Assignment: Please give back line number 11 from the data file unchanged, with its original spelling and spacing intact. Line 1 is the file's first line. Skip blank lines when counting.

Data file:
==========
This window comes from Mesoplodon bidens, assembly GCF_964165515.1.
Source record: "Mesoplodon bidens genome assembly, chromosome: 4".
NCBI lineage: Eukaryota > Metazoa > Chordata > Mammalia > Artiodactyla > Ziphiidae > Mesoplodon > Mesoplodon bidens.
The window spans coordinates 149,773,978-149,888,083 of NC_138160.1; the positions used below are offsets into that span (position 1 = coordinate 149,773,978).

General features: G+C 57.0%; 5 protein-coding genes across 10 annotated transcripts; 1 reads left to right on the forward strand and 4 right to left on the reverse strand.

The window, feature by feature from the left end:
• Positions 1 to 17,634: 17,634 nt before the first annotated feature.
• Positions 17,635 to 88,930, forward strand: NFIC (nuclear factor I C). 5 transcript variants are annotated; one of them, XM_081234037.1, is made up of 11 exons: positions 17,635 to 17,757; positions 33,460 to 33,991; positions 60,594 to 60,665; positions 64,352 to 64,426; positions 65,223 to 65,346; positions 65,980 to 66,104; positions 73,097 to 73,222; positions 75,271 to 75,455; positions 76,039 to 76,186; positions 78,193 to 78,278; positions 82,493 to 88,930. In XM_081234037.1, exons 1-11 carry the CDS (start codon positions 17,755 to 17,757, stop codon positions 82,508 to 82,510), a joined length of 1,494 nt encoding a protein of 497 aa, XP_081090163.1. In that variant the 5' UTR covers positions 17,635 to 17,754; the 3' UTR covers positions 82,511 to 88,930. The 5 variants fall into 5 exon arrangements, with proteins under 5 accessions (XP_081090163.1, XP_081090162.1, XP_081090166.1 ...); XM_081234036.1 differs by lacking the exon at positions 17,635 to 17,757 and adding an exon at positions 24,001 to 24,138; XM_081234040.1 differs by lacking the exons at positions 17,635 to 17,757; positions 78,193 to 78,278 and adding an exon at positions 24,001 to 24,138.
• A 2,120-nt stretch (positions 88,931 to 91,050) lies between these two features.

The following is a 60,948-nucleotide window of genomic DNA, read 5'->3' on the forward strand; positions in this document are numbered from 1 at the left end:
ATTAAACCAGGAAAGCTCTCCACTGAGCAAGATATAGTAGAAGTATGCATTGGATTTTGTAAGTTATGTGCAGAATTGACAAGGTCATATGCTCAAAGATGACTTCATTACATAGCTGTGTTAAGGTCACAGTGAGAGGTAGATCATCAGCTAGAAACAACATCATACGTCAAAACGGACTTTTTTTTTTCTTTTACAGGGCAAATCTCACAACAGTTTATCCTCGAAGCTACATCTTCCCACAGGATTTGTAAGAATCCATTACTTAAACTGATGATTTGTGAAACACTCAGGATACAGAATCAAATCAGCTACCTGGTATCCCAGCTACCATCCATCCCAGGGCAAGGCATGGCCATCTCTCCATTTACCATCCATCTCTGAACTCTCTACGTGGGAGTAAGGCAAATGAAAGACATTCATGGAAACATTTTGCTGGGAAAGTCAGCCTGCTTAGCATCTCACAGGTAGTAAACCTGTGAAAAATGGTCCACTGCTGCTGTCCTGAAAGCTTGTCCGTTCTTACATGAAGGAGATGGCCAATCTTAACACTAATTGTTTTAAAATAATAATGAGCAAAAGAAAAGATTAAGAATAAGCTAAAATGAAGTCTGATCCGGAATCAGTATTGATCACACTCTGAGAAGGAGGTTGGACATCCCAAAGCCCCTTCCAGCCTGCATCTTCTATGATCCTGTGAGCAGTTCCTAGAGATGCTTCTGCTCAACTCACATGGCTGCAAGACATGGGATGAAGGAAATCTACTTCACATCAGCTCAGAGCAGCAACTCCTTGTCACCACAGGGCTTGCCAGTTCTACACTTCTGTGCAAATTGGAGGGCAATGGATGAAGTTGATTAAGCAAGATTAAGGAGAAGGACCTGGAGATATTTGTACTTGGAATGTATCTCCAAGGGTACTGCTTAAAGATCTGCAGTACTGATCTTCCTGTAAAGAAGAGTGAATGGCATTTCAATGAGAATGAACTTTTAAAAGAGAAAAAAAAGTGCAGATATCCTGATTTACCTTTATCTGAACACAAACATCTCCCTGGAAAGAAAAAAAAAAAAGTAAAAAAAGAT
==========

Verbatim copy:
ATTAAACCAGGAAAGCTCTCCACTGAGCAAGATATAGTAGAAGTATGCATTGGATTTTGTAAGTTATGTGCAGAATTGACAAGGTCATATGCTCAAAGATGACTTCATTACATAGCTGTGTTAAGGTCACAGTGAGAGGTAGATCATCAGCTAGAAACAACATCATACGTCAAAACGGACTTTTTTTTTTCTTTTACAGGGCAAATCTCACAACAGTTTATCCTCGAAGCTACATCTTCCCACAGGATTTGTAAGAATCCATTACTTAAACTGATGATTTGTGAAACACTCAGGATACAGAATCAAATCAGCTACCTGGTATCCCAGCTACCATCCATCCCAGGGCAAGGCATGGCCATCTCTCCATTTACCATCCATCTCTGAACTCTCTACGTGGGAGTAAGGCAAATGAAAGACATTCATGGAAACATTTTGCTGGGAAAGTCAGCCTGCTTAGCATCTCACAGGTAGTAAACCTGTGAAAAATGGTCCACTGCTGCTGTCCTGAAAGCTTGTCCGTTCTTACATGAAGGAGATGGCCAATCTTAACACTAATTGTTTTAAAATAATAATGAGCAAAAGAAAAGATTAAGAATAAGCTAAAATGAAGTCTGATCCGGAATCAGTATTGATCACACTCTGAGAAGGAGGTTGGACATCCCAAAGCCCCTTCCAGCCTGCATCTTCTATGATCCTGTGAGCAGTTCCTAGAGATGCTTCTGCTCAACTCACATGGCTGCAAGACATGGGATGAAGGAAATCTACTTCACATCAGCTCAGAGCAGCAACTCCTTGTCACCACAGGGCTTGCCAGTTCTACACTTCTGTGCAAATTGGAGGGCAATGGATGAAGTTGATTAAGCAAGATTAAGGAGAAGGACCTGGAGATATTTGTACTTGGAATGTATCTCCAAGGGTACTGCTTAAAGATCTGCAGTACTGATCTTCCTGTAAAGAAGAGTGAATGGCATTTCAATGAGAATGAACTTTTAAAAGAGAAAAAAAAGTGCAGATATCCTGATTTACCTTTATCTGAACACAAACATCTCCCTGGAAAGAAAAAAAAAAAAGTAAAAAAAGAT